In order for a city’s plan to qualify and substitute for SB 50’s specific provisions, a city will have to re-zone to add an amount of new zoned housing capacity equal or greater to what SB 50 will provide. In other words, a city could decide to go taller in some areas and shorter in other areas or to focus density in some areas but not other areas. As long as the city’s alternative approach zones for at least the same amount of additional housing as SB 50 would, then the plan qualifies. And, if a city has engaged in its own re-zoning (increased housing capacity) in the past 20 years, the additional zoned housing that the city voluntarily adopted will be credited in order to reward good behavior.
In order for a city’s alternative plan to qualify, however, it must meet two other requirements. First, the plan must not increase vehicle miles traveled (VMT), for example, by zoning for new housing in areas disconnected from jobs and transit — i.e., sprawl development. The city’s plan must focus development near jobs and transit. Second, the plan must not violate fair housing principles, for example, by focusing new housing density disproportionately in low income communities or communities of color. Historically, cities have engaged in this discriminatory behavior, and SB 50 is designed to end this inequity. So, if a city chooses to craft its own plan, that plan must be equitable and impact wealthier and low income areas equally.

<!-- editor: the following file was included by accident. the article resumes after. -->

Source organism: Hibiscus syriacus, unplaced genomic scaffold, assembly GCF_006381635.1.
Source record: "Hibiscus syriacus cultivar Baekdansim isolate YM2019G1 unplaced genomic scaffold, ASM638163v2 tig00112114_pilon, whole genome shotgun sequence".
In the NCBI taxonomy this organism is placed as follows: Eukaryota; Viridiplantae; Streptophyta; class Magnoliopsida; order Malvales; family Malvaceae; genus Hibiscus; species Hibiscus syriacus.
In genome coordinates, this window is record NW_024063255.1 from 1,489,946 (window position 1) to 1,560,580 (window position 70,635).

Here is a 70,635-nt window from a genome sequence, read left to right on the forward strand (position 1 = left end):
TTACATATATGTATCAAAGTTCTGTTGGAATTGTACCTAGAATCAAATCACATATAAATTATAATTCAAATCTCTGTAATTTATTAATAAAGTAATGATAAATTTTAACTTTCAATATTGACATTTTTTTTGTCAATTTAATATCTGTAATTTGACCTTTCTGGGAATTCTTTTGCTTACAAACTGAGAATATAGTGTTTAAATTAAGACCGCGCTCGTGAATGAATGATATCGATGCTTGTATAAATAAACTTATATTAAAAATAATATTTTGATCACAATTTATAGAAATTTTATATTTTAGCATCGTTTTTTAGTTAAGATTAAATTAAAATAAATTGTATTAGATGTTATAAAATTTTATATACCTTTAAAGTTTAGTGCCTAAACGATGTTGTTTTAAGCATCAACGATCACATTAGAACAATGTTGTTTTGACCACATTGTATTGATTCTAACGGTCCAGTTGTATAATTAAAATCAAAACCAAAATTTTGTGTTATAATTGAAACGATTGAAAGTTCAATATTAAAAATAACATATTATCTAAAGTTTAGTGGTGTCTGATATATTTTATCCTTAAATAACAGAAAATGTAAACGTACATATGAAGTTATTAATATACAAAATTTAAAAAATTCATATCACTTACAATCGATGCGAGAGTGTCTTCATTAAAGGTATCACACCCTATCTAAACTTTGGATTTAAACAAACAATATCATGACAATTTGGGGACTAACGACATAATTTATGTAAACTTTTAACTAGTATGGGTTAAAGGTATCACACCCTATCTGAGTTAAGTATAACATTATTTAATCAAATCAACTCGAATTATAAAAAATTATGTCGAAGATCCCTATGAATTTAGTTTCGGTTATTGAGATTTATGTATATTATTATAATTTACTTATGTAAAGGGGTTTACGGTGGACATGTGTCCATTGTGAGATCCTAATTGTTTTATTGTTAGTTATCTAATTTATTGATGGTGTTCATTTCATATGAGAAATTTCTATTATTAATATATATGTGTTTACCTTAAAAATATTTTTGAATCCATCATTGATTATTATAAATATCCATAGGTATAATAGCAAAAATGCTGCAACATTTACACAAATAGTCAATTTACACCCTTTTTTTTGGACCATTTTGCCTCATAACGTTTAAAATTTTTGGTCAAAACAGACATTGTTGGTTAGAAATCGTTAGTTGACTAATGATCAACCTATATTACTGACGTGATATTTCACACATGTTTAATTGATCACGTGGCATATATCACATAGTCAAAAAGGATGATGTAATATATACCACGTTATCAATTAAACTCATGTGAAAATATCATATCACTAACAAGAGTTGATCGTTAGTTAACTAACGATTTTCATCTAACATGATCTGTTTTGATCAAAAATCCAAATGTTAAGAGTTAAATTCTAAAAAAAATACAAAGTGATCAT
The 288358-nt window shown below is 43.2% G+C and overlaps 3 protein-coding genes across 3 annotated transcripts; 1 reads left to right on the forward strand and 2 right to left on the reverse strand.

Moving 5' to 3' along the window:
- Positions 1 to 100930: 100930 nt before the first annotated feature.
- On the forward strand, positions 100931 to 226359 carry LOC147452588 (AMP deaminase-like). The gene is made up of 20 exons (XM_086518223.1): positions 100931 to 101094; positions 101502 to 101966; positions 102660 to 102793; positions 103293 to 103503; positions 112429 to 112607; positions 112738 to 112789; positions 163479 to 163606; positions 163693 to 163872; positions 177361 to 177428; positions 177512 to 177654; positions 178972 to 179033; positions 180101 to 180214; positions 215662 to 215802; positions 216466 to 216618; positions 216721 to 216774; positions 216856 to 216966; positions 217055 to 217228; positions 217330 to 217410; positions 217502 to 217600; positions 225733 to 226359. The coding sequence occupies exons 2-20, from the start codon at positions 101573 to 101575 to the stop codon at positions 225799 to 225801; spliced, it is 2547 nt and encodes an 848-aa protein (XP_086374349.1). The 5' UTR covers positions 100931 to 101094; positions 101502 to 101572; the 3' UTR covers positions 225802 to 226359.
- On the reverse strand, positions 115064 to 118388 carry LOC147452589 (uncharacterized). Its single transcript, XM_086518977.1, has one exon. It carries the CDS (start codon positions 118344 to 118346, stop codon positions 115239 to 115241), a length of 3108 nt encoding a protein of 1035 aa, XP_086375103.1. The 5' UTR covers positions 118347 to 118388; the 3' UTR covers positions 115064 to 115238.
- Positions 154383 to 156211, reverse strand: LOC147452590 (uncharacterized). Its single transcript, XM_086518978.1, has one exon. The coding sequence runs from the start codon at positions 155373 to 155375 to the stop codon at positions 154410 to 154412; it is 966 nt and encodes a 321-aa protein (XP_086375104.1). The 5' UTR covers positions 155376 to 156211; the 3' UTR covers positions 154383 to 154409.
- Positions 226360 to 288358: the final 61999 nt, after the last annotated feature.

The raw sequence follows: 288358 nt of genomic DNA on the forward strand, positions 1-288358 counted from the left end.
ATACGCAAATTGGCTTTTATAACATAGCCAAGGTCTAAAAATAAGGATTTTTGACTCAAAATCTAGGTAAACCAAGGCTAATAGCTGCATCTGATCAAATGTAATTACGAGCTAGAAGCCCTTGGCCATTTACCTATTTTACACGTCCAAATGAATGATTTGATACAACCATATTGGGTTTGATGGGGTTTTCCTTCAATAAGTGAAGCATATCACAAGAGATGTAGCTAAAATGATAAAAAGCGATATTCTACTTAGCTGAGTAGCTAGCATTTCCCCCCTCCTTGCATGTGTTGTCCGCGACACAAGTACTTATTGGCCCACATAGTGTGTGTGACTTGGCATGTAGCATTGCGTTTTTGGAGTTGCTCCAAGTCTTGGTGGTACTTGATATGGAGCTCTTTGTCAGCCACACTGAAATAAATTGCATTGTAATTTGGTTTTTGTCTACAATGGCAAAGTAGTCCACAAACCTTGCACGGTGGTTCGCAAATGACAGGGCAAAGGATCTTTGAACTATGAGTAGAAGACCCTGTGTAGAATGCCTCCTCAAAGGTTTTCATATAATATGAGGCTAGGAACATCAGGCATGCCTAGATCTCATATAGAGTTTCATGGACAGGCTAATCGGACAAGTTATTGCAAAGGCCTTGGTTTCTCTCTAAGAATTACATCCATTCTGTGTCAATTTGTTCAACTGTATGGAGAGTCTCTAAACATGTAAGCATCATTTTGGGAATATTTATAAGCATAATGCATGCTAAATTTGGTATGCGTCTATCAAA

The amendments do not change a few key elements of SB 50. Sensitive communities will still receive a five-year delayed implementation. The bill’s affordability and tenant/anti-demolition provisions still apply everywhere. The bill’s parking provisions still apply. And, the bill’s allowance for statewide duplex, triplex, and fourplex won’t change. But the core aspects of the legislation — allowing multi-unit housing near jobs and transit — will allow cities to propose their own alternatives.
New Support for SB 50
Over the past few years, we’ve seen steadily growing support for SB 50, including broad support from labor, business, environmental groups, groups like AARP, Habitat for Humanity, and the UC Students Association, affordable housing organizations, and many mayors, city council members, and county supervisors.
I am thrilled to announce new endorsements of SB 50 from Mayor Megan Sahli-Wells of Culver City, Mayor Albert Robles of Carson, Mayor Marilyn Ezzy Ashcraft of Alameda, Pacoima Beautiful (a San Fernando Valley-based housing equity and environmental justice organization), United Food and Commercial Workers (UFCW) Local 5, the Southeast Asian Community Center, Clínica Monseñor, ICON Community Development Corporation, California Community Economic Development Association (CCEDA), Pacoima Community Housing Corporation, California Hispanic Chamber, LISC San Diego, and the Chicano Federation of San Diego County.
Other recent endorsers of SB 50 since the bill was delayed last May 2019 include the League of Women Voters of California, the Santa Clara County Board of Supervisors, Lt. Governor Eleni Kounalakis, Treasurer Fiona Ma, Controller Betty Yee, Insurance Commissioner Ricardo Lara, Supervisor Keith Carson of Alameda County, Hamilton Families, South Bay Jewish Federation, Fresno-Madera-Tulare-Kings Central Labor Council and many others.
And we’re just getting started.
Polling shows that there’s a strong consensus in California in support of SB 50. I am asking for the majority who want to end our housing crisis to speak up, call your elected officials, and let them know where you stand on SB 50. Together, we’ll end our housing shortage by building a pro-housing consensus in California.